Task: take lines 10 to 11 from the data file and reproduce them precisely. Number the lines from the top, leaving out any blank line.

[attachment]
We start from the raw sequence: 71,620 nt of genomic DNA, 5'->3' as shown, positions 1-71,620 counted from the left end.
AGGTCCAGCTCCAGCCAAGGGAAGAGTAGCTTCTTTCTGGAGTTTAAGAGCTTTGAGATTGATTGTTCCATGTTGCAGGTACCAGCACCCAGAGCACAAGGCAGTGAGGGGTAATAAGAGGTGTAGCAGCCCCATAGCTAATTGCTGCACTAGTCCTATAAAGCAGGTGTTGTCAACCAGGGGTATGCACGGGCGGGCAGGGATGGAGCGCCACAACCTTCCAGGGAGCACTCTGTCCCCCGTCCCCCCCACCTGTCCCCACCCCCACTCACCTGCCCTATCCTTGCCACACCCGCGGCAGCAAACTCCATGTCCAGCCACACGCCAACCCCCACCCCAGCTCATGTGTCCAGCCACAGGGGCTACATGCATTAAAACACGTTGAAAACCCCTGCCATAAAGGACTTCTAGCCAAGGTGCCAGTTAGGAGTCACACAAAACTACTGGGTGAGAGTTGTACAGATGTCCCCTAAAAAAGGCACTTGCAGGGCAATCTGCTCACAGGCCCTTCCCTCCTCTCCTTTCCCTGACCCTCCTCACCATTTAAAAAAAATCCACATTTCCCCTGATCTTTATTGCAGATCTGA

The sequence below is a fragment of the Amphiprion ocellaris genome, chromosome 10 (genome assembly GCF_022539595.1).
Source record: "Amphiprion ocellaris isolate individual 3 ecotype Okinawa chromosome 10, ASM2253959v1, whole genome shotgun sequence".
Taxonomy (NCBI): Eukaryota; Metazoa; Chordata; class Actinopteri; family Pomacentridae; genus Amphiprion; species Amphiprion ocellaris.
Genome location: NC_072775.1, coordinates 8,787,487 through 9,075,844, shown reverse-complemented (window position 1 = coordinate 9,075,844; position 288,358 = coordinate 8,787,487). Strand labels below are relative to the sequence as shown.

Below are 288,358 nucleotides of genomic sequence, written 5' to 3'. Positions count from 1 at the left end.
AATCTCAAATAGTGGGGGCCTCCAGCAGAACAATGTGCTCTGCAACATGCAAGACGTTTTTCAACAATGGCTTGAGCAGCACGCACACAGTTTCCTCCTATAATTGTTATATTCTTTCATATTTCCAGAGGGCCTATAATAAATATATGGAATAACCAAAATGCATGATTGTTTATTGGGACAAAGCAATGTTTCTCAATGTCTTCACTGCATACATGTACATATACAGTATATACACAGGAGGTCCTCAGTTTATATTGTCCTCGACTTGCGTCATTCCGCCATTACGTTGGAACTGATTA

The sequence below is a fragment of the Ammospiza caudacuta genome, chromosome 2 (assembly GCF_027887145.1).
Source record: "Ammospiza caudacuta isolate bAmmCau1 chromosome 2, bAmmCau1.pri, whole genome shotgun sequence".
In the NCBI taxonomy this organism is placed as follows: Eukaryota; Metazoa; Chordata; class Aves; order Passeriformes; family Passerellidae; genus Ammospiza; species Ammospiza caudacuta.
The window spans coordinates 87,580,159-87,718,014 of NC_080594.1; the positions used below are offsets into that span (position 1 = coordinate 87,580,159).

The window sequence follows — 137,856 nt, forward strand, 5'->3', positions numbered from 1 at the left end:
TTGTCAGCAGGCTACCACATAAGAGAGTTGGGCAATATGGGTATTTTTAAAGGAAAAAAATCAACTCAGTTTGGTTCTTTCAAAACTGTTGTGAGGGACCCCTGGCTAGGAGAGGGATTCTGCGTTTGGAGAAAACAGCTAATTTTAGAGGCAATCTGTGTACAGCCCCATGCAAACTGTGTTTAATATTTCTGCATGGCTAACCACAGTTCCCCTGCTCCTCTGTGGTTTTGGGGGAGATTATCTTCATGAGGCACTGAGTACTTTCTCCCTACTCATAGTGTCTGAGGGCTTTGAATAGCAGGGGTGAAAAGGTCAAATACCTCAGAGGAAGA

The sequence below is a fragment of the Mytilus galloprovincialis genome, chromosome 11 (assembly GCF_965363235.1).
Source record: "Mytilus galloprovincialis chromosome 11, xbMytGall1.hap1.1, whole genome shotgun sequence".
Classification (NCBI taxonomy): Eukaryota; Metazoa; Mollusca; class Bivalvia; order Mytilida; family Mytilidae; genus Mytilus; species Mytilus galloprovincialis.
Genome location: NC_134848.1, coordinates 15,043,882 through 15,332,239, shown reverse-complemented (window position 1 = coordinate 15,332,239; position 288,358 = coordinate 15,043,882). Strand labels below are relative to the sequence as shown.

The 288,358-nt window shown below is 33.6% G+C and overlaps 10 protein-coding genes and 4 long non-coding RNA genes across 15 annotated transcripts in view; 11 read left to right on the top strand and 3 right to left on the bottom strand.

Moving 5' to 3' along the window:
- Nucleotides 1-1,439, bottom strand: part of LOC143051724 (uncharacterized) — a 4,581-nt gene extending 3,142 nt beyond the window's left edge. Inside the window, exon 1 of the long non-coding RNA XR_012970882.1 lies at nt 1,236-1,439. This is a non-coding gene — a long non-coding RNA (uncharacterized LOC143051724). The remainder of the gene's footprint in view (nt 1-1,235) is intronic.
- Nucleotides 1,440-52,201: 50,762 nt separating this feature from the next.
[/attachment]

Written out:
Source record: "Ammospiza caudacuta isolate bAmmCau1 chromosome 2, bAmmCau1.pri, whole genome shotgun sequence".
In the NCBI taxonomy this organism is placed as follows: Eukaryota; Metazoa; Chordata; class Aves; order Passeriformes; family Passerellidae; genus Ammospiza; species Ammospiza caudacuta.